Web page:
The immunity debt and why we're sicker than usual

Guess what happens when a population stays home from work and school to avoid communicable illness.  When they mask up, physically distance, and use good handwashing techniques to slow down the spread of viral illness.  The transmission of communicable illness decreases.  But viruses don't just go away.  They mutate and stack up in line, waiting for their chance to infect an immunologically weaker population.  We are currently "paying the immunity debt" as a consequence.

With isolation being replaced by socialization, the next-in-line viruses are spreading.  Many of us have been relatively healthy for a couple of winters.  But now we are fighting viral illness that is striking more frequently and have longer lasting symptoms than in the past.

A virus's primary function, like most life forms, is survival.  A virus mutates at an astounding rate.  When a virus mutates, it changes in transmissibility and virulence.  If highly virulent, the virus may kill off its host before it transmits to the next host.  This is not optimal for survival of the virus.  Think Ebola.  A very transmissible virus may fly through a population with very little morbidity.  This is great for survival.  It's the reason we haven't come up with a vaccine for rhinoviruses, the most frequent cause of the "common cold."

Our immune systems are constantly updating, keeping up with these mutations.  Frequent viral exposures allow for us to keep up with these changes in virulence.  But the viruses are incrementally weaponizing as they've backlogged.  With our lack of exposures, we are not naturally increasing our immune system's defensive capabilities. 

Seasonal flu shots could help assuage the problem, but they can be hit-or-miss.  The CDC's National Center for Immunization and Respiratory Disease review from October 27, 2022, going back to 2009, reveals anywhere from 60% vaccine effectiveness in 2010–2011 all the way down to 19% the winter of 2014–2015.  Overall, the average effectiveness over the thirteen years reviewed is around 40%.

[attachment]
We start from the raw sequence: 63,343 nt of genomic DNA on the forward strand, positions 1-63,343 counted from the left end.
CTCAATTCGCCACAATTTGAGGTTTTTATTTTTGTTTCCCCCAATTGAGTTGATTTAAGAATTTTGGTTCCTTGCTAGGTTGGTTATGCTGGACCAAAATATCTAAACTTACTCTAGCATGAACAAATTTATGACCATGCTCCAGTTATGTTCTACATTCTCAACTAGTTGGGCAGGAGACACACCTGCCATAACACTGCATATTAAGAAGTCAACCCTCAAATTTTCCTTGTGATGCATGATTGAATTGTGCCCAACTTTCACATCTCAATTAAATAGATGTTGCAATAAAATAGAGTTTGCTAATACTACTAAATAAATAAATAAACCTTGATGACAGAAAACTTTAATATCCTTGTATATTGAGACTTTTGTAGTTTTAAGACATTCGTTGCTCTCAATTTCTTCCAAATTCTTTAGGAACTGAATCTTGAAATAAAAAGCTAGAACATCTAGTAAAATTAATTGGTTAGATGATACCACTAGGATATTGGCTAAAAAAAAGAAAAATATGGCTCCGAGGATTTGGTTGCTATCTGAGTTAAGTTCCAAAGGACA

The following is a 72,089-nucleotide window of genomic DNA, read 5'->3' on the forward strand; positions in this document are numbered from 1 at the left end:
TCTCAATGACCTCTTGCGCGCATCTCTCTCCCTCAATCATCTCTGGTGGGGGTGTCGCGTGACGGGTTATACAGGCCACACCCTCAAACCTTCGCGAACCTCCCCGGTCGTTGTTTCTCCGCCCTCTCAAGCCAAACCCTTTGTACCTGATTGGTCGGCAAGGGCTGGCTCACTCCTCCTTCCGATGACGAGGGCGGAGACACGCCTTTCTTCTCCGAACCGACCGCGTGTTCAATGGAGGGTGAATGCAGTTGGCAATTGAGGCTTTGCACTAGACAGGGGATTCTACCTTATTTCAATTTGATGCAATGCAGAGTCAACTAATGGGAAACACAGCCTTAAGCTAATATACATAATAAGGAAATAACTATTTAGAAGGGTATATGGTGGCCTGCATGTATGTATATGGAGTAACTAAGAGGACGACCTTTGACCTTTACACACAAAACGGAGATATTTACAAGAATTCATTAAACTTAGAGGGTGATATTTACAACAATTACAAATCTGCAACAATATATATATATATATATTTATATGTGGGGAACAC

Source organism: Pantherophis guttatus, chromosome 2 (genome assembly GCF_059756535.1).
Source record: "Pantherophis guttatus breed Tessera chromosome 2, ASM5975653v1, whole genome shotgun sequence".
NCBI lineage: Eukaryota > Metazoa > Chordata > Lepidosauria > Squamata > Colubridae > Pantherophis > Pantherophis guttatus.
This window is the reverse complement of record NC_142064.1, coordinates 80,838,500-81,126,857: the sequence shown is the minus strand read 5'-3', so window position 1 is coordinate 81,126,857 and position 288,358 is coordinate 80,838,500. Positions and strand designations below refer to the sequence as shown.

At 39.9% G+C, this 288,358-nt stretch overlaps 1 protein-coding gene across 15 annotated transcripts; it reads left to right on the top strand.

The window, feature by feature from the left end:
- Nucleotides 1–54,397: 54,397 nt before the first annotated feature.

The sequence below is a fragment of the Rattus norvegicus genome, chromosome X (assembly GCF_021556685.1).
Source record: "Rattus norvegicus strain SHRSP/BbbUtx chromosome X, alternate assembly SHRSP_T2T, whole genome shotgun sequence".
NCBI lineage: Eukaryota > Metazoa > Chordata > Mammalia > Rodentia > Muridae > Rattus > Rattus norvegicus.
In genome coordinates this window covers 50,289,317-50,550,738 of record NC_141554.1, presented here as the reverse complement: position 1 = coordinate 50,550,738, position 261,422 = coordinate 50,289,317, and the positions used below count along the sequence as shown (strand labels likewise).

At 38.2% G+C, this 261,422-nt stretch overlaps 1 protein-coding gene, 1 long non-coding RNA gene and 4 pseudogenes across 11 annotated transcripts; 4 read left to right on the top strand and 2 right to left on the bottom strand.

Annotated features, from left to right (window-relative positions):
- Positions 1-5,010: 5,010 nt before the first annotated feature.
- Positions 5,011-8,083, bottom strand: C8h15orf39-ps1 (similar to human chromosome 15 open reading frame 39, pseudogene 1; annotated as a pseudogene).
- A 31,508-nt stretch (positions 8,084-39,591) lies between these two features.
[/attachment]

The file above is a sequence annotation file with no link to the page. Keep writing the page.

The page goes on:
Respiratory Syncytial Virus, known as RSV, is racing through the U.S. currently.  Typically a winter virus, it started in late summer this year because of our "immunity debt."  Not only is it out of season, but it is more noxious than in years past, also because of the "immunity debt."  This has led to an increase in complications of RSV, such as bronchiolitis, croup, and pneumonia.  RSV is usually an illness of the very young, but it can infect all ages.  It will be a major player in grandparents suffering after holiday visits from coughing grandchildren.

Other viruses are pushing their way up in line.  Respiratory pathogens like parainfluenzas, influenzas, adenoviruses, and other rhinoviruses are here, too.  Enteroviruses, the "G.I. bugs" terrorizing schools, are here as well.  All are more virulent than usual for the same reasons.

 As a population, it will take a couple of years to "catch up" on our immunities, normalize our ability to fight viruses as individuals and communities.  The period until then will not be pretty, as viruses will be more deadly and easier to catch.

This is another foreseeable result of our government's COVID-19 response.  For a couple of years, we have been suffering from this federal overreach.  Add the "immunity debt" to this long, sad list.

Image via Public Domain Pictures.

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